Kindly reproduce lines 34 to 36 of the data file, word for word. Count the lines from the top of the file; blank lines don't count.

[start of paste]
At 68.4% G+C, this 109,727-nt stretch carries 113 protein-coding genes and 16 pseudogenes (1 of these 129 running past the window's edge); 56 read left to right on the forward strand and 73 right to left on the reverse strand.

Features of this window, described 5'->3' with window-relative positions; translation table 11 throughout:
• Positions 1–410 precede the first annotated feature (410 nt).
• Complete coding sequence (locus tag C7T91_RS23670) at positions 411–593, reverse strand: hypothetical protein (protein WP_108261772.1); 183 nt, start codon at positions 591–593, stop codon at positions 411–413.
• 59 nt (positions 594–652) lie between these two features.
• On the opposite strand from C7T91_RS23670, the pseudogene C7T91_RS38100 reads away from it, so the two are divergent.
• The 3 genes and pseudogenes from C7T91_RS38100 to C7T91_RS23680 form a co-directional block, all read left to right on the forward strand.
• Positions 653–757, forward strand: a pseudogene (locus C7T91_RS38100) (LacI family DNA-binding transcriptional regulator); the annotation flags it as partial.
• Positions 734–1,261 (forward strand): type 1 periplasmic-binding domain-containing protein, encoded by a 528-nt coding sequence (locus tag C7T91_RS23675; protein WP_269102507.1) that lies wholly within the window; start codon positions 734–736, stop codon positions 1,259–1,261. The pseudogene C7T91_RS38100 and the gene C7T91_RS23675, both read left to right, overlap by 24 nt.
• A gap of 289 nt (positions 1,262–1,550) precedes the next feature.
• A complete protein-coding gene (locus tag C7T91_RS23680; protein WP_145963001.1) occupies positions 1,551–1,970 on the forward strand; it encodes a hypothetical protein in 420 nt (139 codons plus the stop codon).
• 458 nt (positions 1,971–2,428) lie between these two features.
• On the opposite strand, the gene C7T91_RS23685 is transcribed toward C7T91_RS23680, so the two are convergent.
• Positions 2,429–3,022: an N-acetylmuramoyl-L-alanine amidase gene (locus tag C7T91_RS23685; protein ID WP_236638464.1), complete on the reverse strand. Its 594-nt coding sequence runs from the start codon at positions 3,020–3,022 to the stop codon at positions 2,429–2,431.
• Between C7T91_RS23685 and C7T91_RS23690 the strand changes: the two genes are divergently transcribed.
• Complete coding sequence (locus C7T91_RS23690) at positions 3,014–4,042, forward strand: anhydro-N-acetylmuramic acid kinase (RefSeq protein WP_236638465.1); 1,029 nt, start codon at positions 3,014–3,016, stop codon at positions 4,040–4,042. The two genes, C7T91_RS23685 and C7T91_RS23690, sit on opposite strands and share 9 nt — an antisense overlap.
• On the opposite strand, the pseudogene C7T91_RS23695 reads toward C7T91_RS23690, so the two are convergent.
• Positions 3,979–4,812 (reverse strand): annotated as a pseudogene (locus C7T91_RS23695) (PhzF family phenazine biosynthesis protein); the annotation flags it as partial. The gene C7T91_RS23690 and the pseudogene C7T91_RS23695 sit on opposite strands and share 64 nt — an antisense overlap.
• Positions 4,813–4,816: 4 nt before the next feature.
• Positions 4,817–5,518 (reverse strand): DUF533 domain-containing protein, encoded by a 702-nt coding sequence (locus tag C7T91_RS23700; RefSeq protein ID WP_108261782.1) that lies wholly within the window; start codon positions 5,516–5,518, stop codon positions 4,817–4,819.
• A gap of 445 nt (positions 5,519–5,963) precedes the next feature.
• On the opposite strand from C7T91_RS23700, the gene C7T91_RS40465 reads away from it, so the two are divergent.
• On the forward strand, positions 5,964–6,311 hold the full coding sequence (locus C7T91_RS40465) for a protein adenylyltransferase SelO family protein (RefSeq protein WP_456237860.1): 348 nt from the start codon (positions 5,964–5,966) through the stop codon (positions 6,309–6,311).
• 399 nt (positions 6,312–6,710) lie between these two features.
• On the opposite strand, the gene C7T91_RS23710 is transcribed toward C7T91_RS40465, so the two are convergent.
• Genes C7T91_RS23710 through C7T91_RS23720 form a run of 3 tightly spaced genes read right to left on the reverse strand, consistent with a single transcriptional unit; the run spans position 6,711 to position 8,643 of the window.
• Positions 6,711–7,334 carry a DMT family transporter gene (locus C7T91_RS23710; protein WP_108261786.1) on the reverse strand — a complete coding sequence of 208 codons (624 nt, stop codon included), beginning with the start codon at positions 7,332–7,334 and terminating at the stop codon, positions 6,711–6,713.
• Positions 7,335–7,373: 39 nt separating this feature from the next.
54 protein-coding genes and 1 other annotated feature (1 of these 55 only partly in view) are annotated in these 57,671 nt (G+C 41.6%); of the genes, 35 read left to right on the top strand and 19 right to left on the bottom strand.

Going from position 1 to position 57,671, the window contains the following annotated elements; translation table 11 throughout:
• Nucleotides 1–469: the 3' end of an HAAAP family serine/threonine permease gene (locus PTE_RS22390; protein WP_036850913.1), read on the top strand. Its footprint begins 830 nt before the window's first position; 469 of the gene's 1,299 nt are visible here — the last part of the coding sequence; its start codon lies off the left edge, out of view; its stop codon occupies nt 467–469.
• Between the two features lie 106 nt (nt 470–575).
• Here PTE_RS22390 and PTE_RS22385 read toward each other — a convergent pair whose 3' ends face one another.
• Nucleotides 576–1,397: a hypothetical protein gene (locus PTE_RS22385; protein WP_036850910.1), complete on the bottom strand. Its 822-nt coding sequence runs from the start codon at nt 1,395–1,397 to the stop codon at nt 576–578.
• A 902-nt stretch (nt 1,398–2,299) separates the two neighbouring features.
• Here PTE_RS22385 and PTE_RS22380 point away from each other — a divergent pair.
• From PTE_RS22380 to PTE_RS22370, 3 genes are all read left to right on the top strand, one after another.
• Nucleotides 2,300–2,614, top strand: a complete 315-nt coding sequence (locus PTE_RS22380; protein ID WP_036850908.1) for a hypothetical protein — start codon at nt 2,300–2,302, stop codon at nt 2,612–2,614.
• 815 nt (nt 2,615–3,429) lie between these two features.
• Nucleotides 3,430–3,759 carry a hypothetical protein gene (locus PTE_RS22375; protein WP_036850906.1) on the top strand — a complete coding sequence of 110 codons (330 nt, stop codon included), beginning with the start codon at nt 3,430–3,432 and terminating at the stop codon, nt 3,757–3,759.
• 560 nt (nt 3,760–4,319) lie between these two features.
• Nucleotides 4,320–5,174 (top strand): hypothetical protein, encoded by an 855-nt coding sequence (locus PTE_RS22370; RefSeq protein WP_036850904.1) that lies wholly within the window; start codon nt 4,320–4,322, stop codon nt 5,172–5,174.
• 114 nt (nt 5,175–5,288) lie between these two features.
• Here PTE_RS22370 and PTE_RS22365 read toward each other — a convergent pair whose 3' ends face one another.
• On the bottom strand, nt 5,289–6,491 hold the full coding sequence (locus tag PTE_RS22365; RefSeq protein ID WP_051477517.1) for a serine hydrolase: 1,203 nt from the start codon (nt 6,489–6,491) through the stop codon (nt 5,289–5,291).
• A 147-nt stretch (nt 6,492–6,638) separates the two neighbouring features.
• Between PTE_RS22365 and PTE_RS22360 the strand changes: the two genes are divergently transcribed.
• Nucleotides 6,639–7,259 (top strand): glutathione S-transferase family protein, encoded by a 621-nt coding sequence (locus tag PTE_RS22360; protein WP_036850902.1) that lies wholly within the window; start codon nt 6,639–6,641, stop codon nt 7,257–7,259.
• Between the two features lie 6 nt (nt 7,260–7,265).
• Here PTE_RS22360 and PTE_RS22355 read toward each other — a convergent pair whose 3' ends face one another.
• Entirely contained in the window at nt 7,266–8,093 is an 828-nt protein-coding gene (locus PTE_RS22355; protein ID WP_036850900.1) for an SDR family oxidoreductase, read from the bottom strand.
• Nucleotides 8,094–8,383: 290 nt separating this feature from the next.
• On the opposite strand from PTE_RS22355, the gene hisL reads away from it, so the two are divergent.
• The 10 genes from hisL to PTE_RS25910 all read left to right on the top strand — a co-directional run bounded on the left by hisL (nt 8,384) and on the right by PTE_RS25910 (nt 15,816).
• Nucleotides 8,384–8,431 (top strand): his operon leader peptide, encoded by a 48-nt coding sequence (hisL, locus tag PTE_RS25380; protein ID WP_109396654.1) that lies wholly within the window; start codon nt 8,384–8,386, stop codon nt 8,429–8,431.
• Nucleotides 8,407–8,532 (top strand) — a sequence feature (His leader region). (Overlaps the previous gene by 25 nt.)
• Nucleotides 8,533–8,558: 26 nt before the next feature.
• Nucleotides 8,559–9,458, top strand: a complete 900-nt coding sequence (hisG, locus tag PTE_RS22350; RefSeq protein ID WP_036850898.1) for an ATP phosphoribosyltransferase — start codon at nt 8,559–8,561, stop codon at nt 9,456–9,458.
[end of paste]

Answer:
• Nucleotides 576–1,397: a hypothetical protein gene (locus PTE_RS22385; protein WP_036850910.1), complete on the bottom strand. Its 822-nt coding sequence runs from the start codon at nt 1,395–1,397 to the stop codon at nt 576–578.
• A 902-nt stretch (nt 1,398–2,299) separates the two neighbouring features.
• Here PTE_RS22385 and PTE_RS22380 point away from each other — a divergent pair.